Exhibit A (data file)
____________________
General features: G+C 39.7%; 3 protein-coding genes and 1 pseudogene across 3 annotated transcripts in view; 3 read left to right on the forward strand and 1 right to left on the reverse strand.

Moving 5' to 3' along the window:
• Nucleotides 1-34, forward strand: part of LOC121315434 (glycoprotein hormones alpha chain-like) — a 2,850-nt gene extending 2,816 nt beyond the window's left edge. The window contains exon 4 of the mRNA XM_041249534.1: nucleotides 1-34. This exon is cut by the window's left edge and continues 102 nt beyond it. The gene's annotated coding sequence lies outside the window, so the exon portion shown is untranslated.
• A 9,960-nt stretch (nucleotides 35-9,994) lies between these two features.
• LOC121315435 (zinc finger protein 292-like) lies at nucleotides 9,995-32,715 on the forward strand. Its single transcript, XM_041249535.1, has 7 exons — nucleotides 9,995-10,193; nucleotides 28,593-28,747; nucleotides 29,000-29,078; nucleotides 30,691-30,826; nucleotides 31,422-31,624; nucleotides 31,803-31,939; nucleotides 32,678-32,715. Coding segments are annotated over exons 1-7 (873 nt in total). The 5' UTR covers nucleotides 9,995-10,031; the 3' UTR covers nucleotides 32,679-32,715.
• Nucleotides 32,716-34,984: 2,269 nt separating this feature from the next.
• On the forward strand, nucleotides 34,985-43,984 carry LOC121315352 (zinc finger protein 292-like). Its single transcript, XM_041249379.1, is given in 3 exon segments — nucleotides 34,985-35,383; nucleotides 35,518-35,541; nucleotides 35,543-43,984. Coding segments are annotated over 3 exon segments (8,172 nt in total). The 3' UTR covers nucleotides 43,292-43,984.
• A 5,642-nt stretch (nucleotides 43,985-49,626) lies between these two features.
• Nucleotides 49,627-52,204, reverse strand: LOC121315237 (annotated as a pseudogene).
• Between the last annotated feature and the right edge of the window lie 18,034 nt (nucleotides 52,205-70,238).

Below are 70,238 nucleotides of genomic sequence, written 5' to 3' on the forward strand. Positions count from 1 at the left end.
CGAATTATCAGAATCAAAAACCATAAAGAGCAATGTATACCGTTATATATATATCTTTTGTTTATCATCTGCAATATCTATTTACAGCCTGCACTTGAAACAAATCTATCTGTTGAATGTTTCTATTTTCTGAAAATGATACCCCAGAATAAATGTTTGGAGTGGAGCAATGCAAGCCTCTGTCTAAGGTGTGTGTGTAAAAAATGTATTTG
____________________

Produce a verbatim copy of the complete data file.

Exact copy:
General features: G+C 39.7%; 3 protein-coding genes and 1 pseudogene across 3 annotated transcripts in view; 3 read left to right on the forward strand and 1 right to left on the reverse strand.

Moving 5' to 3' along the window:
• Nucleotides 1-34, forward strand: part of LOC121315434 (glycoprotein hormones alpha chain-like) — a 2,850-nt gene extending 2,816 nt beyond the window's left edge. The window contains exon 4 of the mRNA XM_041249534.1: nucleotides 1-34. This exon is cut by the window's left edge and continues 102 nt beyond it. The gene's annotated coding sequence lies outside the window, so the exon portion shown is untranslated.
• A 9,960-nt stretch (nucleotides 35-9,994) lies between these two features.
• LOC121315435 (zinc finger protein 292-like) lies at nucleotides 9,995-32,715 on the forward strand. Its single transcript, XM_041249535.1, has 7 exons — nucleotides 9,995-10,193; nucleotides 28,593-28,747; nucleotides 29,000-29,078; nucleotides 30,691-30,826; nucleotides 31,422-31,624; nucleotides 31,803-31,939; nucleotides 32,678-32,715. Coding segments are annotated over exons 1-7 (873 nt in total). The 5' UTR covers nucleotides 9,995-10,031; the 3' UTR covers nucleotides 32,679-32,715.
• Nucleotides 32,716-34,984: 2,269 nt separating this feature from the next.
• On the forward strand, nucleotides 34,985-43,984 carry LOC121315352 (zinc finger protein 292-like). Its single transcript, XM_041249379.1, is given in 3 exon segments — nucleotides 34,985-35,383; nucleotides 35,518-35,541; nucleotides 35,543-43,984. Coding segments are annotated over 3 exon segments (8,172 nt in total). The 3' UTR covers nucleotides 43,292-43,984.
• A 5,642-nt stretch (nucleotides 43,985-49,626) lies between these two features.
• Nucleotides 49,627-52,204, reverse strand: LOC121315237 (annotated as a pseudogene).
• Between the last annotated feature and the right edge of the window lie 18,034 nt (nucleotides 52,205-70,238).

Below are 70,238 nucleotides of genomic sequence, written 5' to 3' on the forward strand. Positions count from 1 at the left end.
CGAATTATCAGAATCAAAAACCATAAAGAGCAATGTATACCGTTATATATATATCTTTTGTTTATCATCTGCAATATCTATTTACAGCCTGCACTTGAAACAAATCTATCTGTTGAATGTTTCTATTTTCTGAAAATGATACCCCAGAATAAATGTTTGGAGTGGAGCAATGCAAGCCTCTGTCTAAGGTGTGTGTGTAAAAAATGTATTTG